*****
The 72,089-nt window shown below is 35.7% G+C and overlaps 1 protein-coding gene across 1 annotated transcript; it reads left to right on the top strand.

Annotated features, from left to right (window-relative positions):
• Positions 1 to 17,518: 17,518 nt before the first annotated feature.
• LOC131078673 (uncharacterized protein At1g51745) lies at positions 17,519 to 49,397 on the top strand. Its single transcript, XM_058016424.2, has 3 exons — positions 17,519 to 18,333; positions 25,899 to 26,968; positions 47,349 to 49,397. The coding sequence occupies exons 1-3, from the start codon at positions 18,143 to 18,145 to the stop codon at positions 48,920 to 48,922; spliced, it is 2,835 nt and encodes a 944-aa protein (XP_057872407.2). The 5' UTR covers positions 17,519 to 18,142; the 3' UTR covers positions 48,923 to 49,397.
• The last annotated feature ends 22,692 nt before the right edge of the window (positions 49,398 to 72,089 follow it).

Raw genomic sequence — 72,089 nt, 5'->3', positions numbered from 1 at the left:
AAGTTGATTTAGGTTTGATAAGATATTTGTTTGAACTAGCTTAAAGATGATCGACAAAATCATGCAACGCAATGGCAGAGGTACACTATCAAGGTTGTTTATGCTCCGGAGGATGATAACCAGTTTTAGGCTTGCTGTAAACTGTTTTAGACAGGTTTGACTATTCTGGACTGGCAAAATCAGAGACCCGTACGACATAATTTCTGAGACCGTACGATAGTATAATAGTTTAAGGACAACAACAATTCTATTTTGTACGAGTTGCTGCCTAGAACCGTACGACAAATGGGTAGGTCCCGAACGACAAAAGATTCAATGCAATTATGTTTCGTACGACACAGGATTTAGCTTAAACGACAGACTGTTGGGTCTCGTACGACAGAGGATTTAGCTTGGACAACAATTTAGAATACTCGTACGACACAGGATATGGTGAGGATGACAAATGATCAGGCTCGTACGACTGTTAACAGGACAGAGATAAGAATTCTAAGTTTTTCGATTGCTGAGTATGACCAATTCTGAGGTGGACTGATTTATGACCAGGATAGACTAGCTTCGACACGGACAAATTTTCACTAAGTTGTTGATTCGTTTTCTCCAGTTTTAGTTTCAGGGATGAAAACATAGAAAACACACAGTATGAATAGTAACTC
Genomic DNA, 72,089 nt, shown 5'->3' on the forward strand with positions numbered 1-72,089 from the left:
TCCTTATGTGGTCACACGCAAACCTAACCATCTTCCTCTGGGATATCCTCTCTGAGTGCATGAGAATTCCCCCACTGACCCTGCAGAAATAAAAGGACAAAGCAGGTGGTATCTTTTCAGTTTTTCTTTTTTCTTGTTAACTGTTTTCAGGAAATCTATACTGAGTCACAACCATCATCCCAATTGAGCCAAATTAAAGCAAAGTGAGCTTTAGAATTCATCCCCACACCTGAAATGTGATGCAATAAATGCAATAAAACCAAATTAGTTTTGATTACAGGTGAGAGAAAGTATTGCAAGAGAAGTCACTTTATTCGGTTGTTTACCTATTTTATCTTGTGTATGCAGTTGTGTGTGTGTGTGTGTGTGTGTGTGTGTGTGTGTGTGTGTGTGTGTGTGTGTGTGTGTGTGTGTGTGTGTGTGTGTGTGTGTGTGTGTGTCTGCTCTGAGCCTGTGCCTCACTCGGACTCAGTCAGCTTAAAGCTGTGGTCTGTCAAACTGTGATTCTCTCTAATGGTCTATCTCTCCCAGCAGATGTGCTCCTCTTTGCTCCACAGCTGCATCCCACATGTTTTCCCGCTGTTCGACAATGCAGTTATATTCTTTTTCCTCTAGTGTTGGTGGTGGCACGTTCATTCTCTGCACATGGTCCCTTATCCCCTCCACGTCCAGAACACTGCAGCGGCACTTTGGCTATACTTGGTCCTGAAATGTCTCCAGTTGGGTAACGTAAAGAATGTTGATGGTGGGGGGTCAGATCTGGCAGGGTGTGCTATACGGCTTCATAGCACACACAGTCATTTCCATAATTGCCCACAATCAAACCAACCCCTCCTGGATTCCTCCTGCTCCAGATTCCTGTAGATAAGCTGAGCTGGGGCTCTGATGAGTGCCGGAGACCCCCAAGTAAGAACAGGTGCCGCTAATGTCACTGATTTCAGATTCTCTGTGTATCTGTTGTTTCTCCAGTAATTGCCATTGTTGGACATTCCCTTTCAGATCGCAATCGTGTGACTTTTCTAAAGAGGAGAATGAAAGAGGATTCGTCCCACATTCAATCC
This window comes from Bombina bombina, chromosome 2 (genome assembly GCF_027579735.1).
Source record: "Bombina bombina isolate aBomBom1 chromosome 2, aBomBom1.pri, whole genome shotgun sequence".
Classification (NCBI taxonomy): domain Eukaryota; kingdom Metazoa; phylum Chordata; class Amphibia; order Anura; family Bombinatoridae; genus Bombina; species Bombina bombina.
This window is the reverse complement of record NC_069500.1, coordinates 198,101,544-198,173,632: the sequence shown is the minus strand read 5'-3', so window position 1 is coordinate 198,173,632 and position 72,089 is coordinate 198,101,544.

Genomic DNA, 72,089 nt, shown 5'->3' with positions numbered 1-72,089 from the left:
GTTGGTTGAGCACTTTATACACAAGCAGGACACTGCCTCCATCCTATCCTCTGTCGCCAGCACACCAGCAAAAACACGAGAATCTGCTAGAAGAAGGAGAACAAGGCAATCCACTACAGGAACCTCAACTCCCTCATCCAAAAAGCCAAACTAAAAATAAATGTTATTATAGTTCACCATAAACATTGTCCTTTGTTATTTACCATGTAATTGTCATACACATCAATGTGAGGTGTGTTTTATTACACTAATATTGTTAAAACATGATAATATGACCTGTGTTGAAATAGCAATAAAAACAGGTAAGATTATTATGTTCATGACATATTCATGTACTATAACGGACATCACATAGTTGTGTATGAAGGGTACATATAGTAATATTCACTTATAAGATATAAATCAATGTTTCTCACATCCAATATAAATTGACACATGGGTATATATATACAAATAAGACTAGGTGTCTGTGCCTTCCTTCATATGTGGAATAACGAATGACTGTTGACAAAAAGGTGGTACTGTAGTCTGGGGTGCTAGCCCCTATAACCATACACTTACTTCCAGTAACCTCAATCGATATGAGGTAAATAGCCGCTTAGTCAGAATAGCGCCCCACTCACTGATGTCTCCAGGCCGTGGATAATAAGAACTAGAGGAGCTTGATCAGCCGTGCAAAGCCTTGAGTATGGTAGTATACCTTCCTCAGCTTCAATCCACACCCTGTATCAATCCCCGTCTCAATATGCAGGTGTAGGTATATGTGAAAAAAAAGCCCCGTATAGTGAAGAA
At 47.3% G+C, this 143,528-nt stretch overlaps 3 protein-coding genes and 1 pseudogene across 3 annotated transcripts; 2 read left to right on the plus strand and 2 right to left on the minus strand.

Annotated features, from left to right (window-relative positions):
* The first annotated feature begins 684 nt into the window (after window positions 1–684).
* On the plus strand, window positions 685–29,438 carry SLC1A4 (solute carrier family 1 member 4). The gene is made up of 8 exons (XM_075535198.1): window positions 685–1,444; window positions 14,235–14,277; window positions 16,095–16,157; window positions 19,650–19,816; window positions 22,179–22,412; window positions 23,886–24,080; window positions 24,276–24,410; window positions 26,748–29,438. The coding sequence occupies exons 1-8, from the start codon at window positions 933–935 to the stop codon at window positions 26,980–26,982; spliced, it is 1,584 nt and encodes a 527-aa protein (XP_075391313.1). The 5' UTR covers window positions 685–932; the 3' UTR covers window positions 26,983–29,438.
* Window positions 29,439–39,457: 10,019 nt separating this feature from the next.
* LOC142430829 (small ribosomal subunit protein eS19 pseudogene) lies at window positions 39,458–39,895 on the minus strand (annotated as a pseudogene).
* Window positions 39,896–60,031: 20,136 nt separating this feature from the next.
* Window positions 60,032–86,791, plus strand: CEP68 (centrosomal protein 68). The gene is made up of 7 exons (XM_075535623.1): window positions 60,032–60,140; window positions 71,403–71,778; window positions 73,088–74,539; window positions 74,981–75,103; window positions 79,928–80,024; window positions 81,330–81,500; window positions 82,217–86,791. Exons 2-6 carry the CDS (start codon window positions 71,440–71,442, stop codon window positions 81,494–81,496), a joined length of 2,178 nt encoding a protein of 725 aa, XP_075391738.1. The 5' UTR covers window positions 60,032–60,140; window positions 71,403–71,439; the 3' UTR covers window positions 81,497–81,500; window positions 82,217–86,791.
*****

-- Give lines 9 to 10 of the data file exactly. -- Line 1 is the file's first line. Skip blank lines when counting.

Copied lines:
TCCTTATGTGGTCACACGCAAACCTAACCATCTTCCTCTGGGATATCCTCTCTGAGTGCATGAGAATTCCCCCACTGACCCTGCAGAAATAAAAGGACAAAGCAGGTGGTATCTTTTCAGTTTTTCTTTTTTCTTGTTAACTGTTTTCAGGAAATCTATACTGAGTCACAACCATCATCCCAATTGAGCCAAATTAAAGCAAAGTGAGCTTTAGAATTCATCCCCACACCTGAAATGTGATGCAATAAATGCAATAAAACCAAATTAGTTTTGATTACAGGTGAGAGAAAGTATTGCAAGAGAAGTCACTTTATTCGGTTGTTTACCTATTTTATCTTGTGTATGCAGTTGTGTGTGTGTGTGTGTGTGTGTGTGTGTGTGTGTGTGTGTGTGTGTGTGTGTGTGTGTGTGTGTGTGTGTGTGTGTGTGTGTGTGTGTGTCTGCTCTGAGCCTGTGCCTCACTCGGACTCAGTCAGCTTAAAGCTGTGGTCTGTCAAACTGTGATTCTCTCTAATGGTCTATCTCTCCCAGCAGATGTGCTCCTCTTTGCTCCACAGCTGCATCCCACATGTTTTCCCGCTGTTCGACAATGCAGTTATATTCTTTTTCCTCTAGTGTTGGTGGTGGCACGTTCATTCTCTGCACATGGTCCCTTATCCCCTCCACGTCCAGAACACTGCAGCGGCACTTTGGCTATACTTGGTCCTGAAATGTCTCCAGTTGGGTAACGTAAAGAATGTTGATGGTGGGGGGTCAGATCTGGCAGGGTGTGCTATACGGCTTCATAGCACACACAGTCATTTCCATAATTGCCCACAATCAAACCAACCCCTCCTGGATTCCTCCTGCTCCAGATTCCTGTAGATAAGCTGAGCTGGGGCTCTGATGAGTGCCGGAGACCCCCAAGTAAGAACAGGTGCCGCTAATGTCACTGATTTCAGATTCTCTGTGTATCTGTTGTTTCTCCAGTAATTGCCATTGTTGGACATTCCCTTTCAGATCGCAATCGTGTGACTTTTCTAAAGAGGAGAATGAAAGAGGATTCGTCCCACATTCAATCC
This window comes from Bombina bombina, chromosome 2 (genome assembly GCF_027579735.1).